1. Anti-social values: This is also known as criminal thinking. It includes criminal rationalization or the belief that their criminal behavior was justified. Individuals possessing this trait often blame others for their negative behavior, and show a lack of remorse.

2. Criminal Peers: Individuals with this trait often have peers that are associated with criminal activities. Most are often involved with substance abuse including drugs or alcohol. Peer influence often persuades the individual to engage in criminal behavior. They will also typically present with a lack of pro-social community involvement.

3. Anti-social personality: These traits often include atypical behavior conducted prior to the age of fifteen and can include, running away, skipping school, fighting, possessing weapons, lying, stealing and damage to either animals or property.

4. Dysfunctional family: One of the most common traits includes a lack of family support, both emotionally and otherwise. An individual’s family lacks the ability to problem solve and often is unable to communicate effectively. Family members often don’t possess the ability to express emotions in an appropriate manner. More often than not, they are also involved with criminal activity.

5. Low self-control: This involves one’s ability to control temperament and impulsivity. People that carry this trait often do things that they didn’t plan, and will fail to think before acting. The mindset is of the here and now, and not on the consequences of the behavior.

6. Substance abuse: The use of drugs or alcohol that significantly affect one’s ability to engage in a successful and productive lifestyle. There is often an increased tolerance to substances, in addition to an inability to stop use.

A normal assessment process can take approximately sixty day to complete; any more or less can lead to inaccurate results that may be skewed. Once an officer has an idea of the risk level and has identified the criminogenic traits involved, they can begin the supervision using appropriate tactics that will help motivate the individual to be successful, but also hold them accountable by using appropriate sanctions to correct negative behavior during the entire course of supervision. In Part II of this article, we will discuss some possible ways to enhance motivation, in addition to identifying a few of the appropriate methods of addressing accountability to ensure compliance with court ordered sanctions.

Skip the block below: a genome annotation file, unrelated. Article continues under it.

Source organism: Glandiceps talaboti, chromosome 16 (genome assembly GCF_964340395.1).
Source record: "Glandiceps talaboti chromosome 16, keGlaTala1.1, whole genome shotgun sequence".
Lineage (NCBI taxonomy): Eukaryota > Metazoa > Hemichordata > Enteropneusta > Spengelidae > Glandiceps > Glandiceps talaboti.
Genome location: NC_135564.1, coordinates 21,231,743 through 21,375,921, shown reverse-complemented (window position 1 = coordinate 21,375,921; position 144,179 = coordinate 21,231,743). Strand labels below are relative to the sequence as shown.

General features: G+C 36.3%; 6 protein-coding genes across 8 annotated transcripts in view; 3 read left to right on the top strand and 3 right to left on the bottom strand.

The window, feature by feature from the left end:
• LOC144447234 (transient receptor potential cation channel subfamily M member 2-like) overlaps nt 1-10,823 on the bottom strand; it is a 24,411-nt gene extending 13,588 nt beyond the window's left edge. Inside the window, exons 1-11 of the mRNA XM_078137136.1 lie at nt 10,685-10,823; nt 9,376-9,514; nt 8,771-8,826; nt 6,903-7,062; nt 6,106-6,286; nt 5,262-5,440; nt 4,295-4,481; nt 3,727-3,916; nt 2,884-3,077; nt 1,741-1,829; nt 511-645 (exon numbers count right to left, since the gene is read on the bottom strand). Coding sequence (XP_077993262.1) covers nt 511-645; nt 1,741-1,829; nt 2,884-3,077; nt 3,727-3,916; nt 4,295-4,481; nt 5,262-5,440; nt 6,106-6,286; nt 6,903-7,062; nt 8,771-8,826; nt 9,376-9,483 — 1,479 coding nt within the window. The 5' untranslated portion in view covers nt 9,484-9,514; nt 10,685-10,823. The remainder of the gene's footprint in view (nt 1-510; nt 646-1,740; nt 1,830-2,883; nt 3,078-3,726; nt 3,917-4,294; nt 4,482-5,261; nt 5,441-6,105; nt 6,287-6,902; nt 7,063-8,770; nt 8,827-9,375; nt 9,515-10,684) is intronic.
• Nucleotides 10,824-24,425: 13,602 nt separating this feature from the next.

What would you do to help reduce recidivism? Are you already practicing similar tactics? Feel free to share your thoughts and opinions.


Kaiser, B., & Rasminsky, J. (2010, October 25). Biological Risk Factors for Challenging Behavior. Retrieved November 3, 2013, from

Latessa, E. J., & Lowenkamp, C. (2005). Community Corrections: Research and Best Practices. Cincinnati, OH: Division of Criminal Justice, University of Cincinnati.

Miller, W., & Carroll, K. (2006). Rethinking Substance Abuse. New York, NY: The Guilford Press.

National Institution of Corrections, U. D., & Services, M. D. (n.d.). tools of the trade, a guide to incorporating science into practice.

This article, originally published May 20, 2015, has been updated.

Criminal justice practitioner with over sixteen years of experience working in multiple facets of the justice system. John began his career in 1998 working in the probation field in Massachusetts. He relocated to the State of Georgia where he initially worked as an adult probation officer in Atlanta. After having an opportunity to attend the police academy, he worked as a law enforcement officer, where he focused his training on advanced field sobriety and traffic enforcement. John has a wide array of experience, and has previously held the position of corporal, as well as being a certified field training officer. He was assigned to the criminal investigations division and worked as both lead detective and as a crime scene technician. In 2009, John relocated to Charlotte, NC to work as a probation and parole officer. In 2014, he was selected to join the administration, and he currently holds the position of Assistant Chief of Special Operations for the North Carolina Department of Public Safety. His main responsibilities involve the development and implementation of a field training program. John is a certified criminal justice general instructor for the State of North Carolina.

John has achieved several academic accomplishments. He completed his undergraduate work at the University of New Haven in Connecticut. While there, he obtained an associate’s degree in criminal justice, a bachelor’s degree in criminal justice, and a certificate in law enforcement science. In 2009, John obtained a master’s degree in strategic leadership from Mountain State University. He recently completed a second graduate degree earning a master of science in criminal justice from Boston University. John currently serves on multiple public safety advisory committees, including Central Piedmont Community College, ECPI University, and Kaplan University. In addition to holding several academic degrees, he has three years of experience working as an adjunct professor of organizational leadership for undergraduate degree seeking students.